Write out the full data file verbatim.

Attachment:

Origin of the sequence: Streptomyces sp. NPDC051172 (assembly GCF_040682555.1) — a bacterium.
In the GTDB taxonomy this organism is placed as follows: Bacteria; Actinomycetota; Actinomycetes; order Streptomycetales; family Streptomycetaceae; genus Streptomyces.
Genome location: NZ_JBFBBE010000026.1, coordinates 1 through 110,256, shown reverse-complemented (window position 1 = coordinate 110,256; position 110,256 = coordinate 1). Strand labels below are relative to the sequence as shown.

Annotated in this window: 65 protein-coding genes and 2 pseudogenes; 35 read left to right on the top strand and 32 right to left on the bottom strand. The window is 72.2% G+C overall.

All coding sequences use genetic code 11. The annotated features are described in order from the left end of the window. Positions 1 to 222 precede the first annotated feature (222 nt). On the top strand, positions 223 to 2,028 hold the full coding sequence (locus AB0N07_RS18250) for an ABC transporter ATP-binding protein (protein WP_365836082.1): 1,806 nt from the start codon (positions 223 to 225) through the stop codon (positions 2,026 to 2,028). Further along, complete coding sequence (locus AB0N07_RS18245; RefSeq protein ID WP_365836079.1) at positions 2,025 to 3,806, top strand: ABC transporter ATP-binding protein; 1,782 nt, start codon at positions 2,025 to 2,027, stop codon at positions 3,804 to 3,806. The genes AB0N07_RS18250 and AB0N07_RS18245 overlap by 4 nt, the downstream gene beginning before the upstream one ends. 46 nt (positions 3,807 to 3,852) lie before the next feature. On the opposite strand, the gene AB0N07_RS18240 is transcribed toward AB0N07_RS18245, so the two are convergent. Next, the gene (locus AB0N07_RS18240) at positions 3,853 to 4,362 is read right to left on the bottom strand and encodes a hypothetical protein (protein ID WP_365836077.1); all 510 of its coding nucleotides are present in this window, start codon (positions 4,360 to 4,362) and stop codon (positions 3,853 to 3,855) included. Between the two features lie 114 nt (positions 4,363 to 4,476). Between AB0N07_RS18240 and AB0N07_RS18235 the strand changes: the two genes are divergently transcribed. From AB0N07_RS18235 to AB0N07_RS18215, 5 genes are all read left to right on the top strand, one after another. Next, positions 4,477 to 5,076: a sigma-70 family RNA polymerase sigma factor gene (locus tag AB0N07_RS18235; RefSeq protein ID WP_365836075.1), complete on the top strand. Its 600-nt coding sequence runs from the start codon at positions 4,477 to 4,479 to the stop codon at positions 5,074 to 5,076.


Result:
Origin of the sequence: Streptomyces sp. NPDC051172 (assembly GCF_040682555.1) — a bacterium.
In the GTDB taxonomy this organism is placed as follows: Bacteria; Actinomycetota; Actinomycetes; order Streptomycetales; family Streptomycetaceae; genus Streptomyces.
Genome location: NZ_JBFBBE010000026.1, coordinates 1 through 110,256, shown reverse-complemented (window position 1 = coordinate 110,256; position 110,256 = coordinate 1). Strand labels below are relative to the sequence as shown.

Annotated in this window: 65 protein-coding genes and 2 pseudogenes; 35 read left to right on the top strand and 32 right to left on the bottom strand. The window is 72.2% G+C overall.

All coding sequences use genetic code 11. The annotated features are described in order from the left end of the window. Positions 1 to 222 precede the first annotated feature (222 nt). On the top strand, positions 223 to 2,028 hold the full coding sequence (locus AB0N07_RS18250) for an ABC transporter ATP-binding protein (protein WP_365836082.1): 1,806 nt from the start codon (positions 223 to 225) through the stop codon (positions 2,026 to 2,028). Further along, complete coding sequence (locus AB0N07_RS18245; RefSeq protein ID WP_365836079.1) at positions 2,025 to 3,806, top strand: ABC transporter ATP-binding protein; 1,782 nt, start codon at positions 2,025 to 2,027, stop codon at positions 3,804 to 3,806. The genes AB0N07_RS18250 and AB0N07_RS18245 overlap by 4 nt, the downstream gene beginning before the upstream one ends. 46 nt (positions 3,807 to 3,852) lie before the next feature. On the opposite strand, the gene AB0N07_RS18240 is transcribed toward AB0N07_RS18245, so the two are convergent. Next, the gene (locus AB0N07_RS18240) at positions 3,853 to 4,362 is read right to left on the bottom strand and encodes a hypothetical protein (protein ID WP_365836077.1); all 510 of its coding nucleotides are present in this window, start codon (positions 4,360 to 4,362) and stop codon (positions 3,853 to 3,855) included. Between the two features lie 114 nt (positions 4,363 to 4,476). Between AB0N07_RS18240 and AB0N07_RS18235 the strand changes: the two genes are divergently transcribed. From AB0N07_RS18235 to AB0N07_RS18215, 5 genes are all read left to right on the top strand, one after another. Next, positions 4,477 to 5,076: a sigma-70 family RNA polymerase sigma factor gene (locus tag AB0N07_RS18235; RefSeq protein ID WP_365836075.1), complete on the top strand. Its 600-nt coding sequence runs from the start codon at positions 4,477 to 4,479 to the stop codon at positions 5,074 to 5,076.